Riding the Sherman Allen Death Spiral

“Why are you doing these stories?”

She looked me in the eye and spoke slowly. Her lunch sat untouched in front of her.

“Why do you care?”

I struggled to find words. It’s my job to ask questions, but this woman wanted answers. For years, she said, many people had known about Pastor Sherman Allen’s practice of beating women with a paddle as a twisted form of spiritual discipline. (For a full report, see the February 21 Dallas Observer cover story, “The Reverend Spanky.”) Allen was so smart, so “spiritual,” so friendly when that’s the side of his character he wanted people to see, that dozens of women got entangled with him. She was one of them.

When she told her story to her Christian friends and leaders of her former denomination, the Church of God in Christ, she says she was treated like she was crazy.

She knows it’s hard for outsiders to understand, as many of the comments to my Bible Girl columns on Allen demonstrate. “He may be a sicko, but what kind of adult idiot allows someone to paddle them?” goes a typical comment.

My source had heard it all before. We underestimate how crafty Allen could be in identifying women at a critical point of vulnerability, she said, and how the dynamic of the black Pentecostal churches can create a sick nexus of the powerful and the powerless. “Touch not mine anointed,” the oft-cited, wrenched-out-of-context Bible verse goes, “and do my prophets no harm.” This meant that even if Allen had done someone terribly wrong, the aggrieved party should only seek redress through private prayer. Criticizing a pastor -- God’s “anointed” -- was tantamount to the sin of rebellion.

In my experience in the Pentecostal churches, “Touch not mine anointed” is usually deployed as a smokescreen for pastors and preachers involved in sexual immorality, financial impropriety and just plain stupid stuff.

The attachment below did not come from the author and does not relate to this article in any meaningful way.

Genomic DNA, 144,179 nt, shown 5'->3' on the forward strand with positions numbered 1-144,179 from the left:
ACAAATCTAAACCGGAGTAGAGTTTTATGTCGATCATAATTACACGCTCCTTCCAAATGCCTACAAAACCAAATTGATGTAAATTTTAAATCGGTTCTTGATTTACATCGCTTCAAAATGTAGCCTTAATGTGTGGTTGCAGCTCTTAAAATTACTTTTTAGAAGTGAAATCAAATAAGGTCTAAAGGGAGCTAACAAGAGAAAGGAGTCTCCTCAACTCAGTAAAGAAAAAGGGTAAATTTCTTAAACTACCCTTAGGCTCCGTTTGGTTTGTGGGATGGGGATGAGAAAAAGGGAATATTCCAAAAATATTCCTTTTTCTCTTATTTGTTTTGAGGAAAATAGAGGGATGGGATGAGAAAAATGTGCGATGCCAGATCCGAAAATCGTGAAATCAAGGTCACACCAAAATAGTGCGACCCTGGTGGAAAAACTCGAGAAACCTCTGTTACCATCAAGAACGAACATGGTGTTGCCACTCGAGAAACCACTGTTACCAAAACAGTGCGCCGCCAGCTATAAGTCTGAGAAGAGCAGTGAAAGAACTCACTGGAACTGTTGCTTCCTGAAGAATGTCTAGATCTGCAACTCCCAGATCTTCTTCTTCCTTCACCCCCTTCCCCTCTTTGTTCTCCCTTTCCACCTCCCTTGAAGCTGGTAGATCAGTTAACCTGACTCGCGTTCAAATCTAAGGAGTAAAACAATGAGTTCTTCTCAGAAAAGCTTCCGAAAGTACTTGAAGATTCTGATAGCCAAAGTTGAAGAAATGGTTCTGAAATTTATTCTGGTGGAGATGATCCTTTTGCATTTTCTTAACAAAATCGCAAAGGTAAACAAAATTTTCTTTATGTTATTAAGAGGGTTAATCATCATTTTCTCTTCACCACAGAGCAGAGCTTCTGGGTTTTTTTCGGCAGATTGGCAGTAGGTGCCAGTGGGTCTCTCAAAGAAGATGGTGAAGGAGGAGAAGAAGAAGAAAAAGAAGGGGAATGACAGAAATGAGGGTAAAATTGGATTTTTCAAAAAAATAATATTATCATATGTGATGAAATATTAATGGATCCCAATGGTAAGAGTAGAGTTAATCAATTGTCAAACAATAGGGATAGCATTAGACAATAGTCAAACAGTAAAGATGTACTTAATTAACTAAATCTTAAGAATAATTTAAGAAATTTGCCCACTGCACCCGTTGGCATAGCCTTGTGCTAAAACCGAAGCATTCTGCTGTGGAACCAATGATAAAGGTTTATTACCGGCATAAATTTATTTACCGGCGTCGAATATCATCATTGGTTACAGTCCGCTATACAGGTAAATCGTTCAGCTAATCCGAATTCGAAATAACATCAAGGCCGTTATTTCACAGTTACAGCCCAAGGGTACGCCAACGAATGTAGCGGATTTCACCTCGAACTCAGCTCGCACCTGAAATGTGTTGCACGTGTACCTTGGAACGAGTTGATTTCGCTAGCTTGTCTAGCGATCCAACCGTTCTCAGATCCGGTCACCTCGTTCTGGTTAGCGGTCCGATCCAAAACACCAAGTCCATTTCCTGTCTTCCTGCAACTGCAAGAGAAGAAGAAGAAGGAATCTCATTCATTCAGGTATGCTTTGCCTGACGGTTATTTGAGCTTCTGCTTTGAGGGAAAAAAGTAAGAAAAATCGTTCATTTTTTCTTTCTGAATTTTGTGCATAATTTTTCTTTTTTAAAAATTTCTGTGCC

The woman kept pressing.

“Why do you care? I can see if it were your daughter. But it isn’t. And no one cared when I told them years ago.”

I had an answer in my gut, but really, it had nothing to do with Sherman Allen. I thought back to the early 1990s, when my pastor and his wife -- laboring in the Church of God in Christ, Allen’s denomination until he left it last year to duck church discipline -- were shuttling to church in a hooptie. I don’t know how many times we got a call Sunday morning to hear that they were stuck on the side of the highway with a busted something or other, kids in the back, cars whooshing by.

See, their church was in the heart of the South Dallas ghetto. My pastor started his ministry by preaching under a tree off of Bexar Street, across the street from his grandmother’s house. In those early days there was barely enough money to keep the lights on. What does it cost, anyway, to spread the gospel of Jesus Christ?

An amplifier and a cheap microphone. A Bible and some folding chairs.

Nothing and everything.

Because there is this matter of your life. Yes, you will pay dearly. The Apostle Paul talked about “dying daily” for the sake of the gospel, and I can tell you just what that meant in my pastor’s case: working two, sometimes three jobs to support his family and spending the rest of his waking hours in ministry, taking calls at midnight, visiting the homes of shut-ins, preaching in the street when no one seemed to be listening. He and his wife were continually pulling money out of their pockets to buy a kid school clothes, turn on the lights in a single mother’s home and keep someone’s wayward daughter from getting evicted.

I remember an early financial milestone at the church: We were able to guarantee our pastor a salary of $550 a month.

Other memories flitted by as I shared lunch with this woman a few weeks ago. The day Brother Chris fell through the rotted church floor. The $50 air conditioner I dubbed “The Sound and the Fury,” which produced impressive noise and pushed a lot of air around but never cooled a single cubic inch of space. The dude who flopped like a fish while the pastor cast a demon out of him.